As obvious a response as this may be, it actually flies in the face of much of the current management wisdom. For example, Michael Fradette, co-author of a recently published book, The Power of Corporate Kinetics (Simon & Schuster, pounds 17.99), sees the corporate machine as the enemy of the sort of flexible, adaptive and innovative behaviour that he believes is essential for the survival of the modern business.
And certainly the lesson managers are always being urged to pick up from the likes of the engineering group ABB is that - when it comes to the centre - less is more.
But, of course, there is a thin line between innovation and chaos and between people being given responsibility for their own actions and duplicating what others are doing elsewhere. Which is where the corporate centre should come in.
The latest contribution to the area comes from the newly created accounting firm, PricewaterhouseCoopers.
In its new booklet Corporate Centre Transformation it points out that "corporate centres can seriously damage organisational wealth" and that the "universal role" for corporate centres should be to add value to the group.
While many succeed in this aim, recent experience suggests that there are significant numbers of under-achievers which are destroying up to half of a company's capitalised value. "The hurt, however, runs much deeper than this, as consistent exposure to a mediocre headquarters will not only stunt development, but also kill creativity, and threaten long- term survival," the booklet says.
And chief finance officers questioned in a recent survey by the firm are alive enough to the problem that about two-thirds of them said they were at least "somewhat dissatisfied" with the headquarters environment.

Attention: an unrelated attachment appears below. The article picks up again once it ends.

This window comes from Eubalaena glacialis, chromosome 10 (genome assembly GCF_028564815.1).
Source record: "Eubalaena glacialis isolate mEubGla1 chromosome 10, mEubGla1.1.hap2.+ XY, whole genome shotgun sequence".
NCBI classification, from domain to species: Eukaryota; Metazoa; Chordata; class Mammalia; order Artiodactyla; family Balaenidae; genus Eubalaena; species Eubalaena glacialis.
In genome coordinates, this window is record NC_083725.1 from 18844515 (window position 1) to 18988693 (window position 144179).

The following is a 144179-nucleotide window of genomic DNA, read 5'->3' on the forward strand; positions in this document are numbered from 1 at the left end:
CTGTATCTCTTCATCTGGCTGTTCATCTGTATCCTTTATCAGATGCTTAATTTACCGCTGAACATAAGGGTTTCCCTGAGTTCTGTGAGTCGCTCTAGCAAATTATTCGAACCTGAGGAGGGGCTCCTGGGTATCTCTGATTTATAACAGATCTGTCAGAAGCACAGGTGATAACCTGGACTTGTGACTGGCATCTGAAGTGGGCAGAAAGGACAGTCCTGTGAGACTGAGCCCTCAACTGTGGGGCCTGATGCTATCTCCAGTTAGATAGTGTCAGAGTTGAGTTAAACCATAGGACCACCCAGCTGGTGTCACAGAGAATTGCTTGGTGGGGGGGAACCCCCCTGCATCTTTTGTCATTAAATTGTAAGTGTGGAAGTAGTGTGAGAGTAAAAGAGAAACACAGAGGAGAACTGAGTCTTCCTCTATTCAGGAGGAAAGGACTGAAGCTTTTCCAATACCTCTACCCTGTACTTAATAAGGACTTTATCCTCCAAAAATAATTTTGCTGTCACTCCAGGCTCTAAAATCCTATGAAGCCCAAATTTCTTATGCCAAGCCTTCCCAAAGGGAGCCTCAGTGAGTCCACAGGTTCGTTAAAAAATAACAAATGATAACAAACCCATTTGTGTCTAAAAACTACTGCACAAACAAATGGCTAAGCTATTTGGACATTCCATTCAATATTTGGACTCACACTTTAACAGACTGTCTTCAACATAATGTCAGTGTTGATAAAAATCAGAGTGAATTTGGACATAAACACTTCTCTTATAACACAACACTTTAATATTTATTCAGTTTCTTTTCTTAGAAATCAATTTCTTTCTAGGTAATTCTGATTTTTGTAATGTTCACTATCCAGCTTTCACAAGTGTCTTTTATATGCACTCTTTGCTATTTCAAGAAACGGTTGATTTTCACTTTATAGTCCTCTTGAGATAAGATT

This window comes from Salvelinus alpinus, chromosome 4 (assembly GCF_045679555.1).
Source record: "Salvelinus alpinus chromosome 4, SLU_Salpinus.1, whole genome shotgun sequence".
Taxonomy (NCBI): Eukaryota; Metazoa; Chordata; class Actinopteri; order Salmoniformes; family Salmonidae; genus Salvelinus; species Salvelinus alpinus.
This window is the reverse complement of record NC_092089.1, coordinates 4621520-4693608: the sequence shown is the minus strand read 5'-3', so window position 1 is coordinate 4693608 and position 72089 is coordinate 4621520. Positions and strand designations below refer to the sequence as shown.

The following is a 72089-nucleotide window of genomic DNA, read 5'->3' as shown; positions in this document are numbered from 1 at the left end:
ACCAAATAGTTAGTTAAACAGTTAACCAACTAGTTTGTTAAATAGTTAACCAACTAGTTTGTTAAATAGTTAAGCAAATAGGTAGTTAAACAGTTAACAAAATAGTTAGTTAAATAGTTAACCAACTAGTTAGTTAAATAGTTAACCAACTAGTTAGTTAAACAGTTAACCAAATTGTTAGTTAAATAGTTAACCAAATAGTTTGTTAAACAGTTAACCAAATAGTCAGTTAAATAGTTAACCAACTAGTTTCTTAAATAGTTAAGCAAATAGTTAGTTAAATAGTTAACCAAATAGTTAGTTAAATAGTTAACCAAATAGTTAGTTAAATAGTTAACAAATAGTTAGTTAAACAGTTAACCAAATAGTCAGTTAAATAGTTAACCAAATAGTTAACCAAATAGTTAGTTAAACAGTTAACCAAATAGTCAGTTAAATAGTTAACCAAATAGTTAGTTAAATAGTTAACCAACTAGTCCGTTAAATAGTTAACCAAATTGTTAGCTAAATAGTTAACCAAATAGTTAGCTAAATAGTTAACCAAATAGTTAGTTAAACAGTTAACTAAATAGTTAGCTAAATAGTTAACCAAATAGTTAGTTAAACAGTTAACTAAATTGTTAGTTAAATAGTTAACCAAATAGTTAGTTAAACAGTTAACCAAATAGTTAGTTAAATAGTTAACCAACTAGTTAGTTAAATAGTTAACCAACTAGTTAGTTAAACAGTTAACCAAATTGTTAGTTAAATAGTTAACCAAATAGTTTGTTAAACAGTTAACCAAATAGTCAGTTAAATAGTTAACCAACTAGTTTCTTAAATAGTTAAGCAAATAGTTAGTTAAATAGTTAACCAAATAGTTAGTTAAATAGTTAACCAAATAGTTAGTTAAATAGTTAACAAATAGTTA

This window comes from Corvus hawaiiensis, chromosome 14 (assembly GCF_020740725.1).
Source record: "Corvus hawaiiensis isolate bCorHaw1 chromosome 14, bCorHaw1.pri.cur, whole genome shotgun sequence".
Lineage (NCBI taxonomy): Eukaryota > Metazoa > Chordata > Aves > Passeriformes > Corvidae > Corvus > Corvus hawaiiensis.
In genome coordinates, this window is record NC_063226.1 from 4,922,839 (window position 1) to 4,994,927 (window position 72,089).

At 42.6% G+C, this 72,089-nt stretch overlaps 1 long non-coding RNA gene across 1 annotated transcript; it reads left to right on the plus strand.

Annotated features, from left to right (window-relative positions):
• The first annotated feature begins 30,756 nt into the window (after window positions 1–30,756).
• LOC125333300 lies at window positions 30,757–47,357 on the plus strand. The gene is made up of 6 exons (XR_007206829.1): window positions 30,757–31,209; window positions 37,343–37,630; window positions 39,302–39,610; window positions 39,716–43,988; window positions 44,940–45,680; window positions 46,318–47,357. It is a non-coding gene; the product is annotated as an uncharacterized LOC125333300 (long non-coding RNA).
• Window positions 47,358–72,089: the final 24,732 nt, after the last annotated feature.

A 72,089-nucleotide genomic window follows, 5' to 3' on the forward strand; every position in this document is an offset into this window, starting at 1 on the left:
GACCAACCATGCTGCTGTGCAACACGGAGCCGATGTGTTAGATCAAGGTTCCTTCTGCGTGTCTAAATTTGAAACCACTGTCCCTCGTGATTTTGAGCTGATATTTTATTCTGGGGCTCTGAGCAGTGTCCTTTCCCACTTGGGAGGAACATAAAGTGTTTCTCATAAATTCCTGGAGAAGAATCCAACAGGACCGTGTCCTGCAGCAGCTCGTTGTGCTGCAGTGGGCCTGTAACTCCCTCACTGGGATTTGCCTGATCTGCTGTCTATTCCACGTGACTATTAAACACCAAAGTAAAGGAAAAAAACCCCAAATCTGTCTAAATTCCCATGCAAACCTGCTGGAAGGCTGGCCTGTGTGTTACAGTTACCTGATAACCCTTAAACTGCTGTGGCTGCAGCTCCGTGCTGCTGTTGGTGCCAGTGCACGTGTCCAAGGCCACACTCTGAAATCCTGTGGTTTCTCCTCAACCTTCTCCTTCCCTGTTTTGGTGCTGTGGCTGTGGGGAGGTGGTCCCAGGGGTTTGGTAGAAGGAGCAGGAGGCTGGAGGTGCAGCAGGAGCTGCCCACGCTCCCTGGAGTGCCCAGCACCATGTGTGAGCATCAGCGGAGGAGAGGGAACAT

According to PwC, the three key causes of the damage are excessive costs resulting from corporate centres being too large; lost opportunities stemming from a mismatch between the skills and resources at the centre and the needs of the actual and potential business units; and damaging influences associated with the centre's traditional role of seeking to transfer policies and strategies from one area of the business to another.
"Often such guidance has proved to be inappropriate, as strategies that have worked in one business are not seen to work in another," says the report. It adds that, while past attention has rightly focused on excessive costs, lost opportunities and damaging influences have been largely ignored.
So how does an organisation go about dealing with this? According to the booklet's author, David Pettifer, a partner specialising in cost management, corporate centres need to see themselves as middlemen justifying their existence through adding shareholder value. And the key to this is measurement, Mr Pettifer says.
"Bureaucracy and over-confidence can easily debilitate the centre," writes Mr Pettifer. "Centre managers must remember that their key role is to add value rather than develop procedures. Core activities should be defined and sized, given continuous objectives and bench-marked to see if they are still in line with peer companies."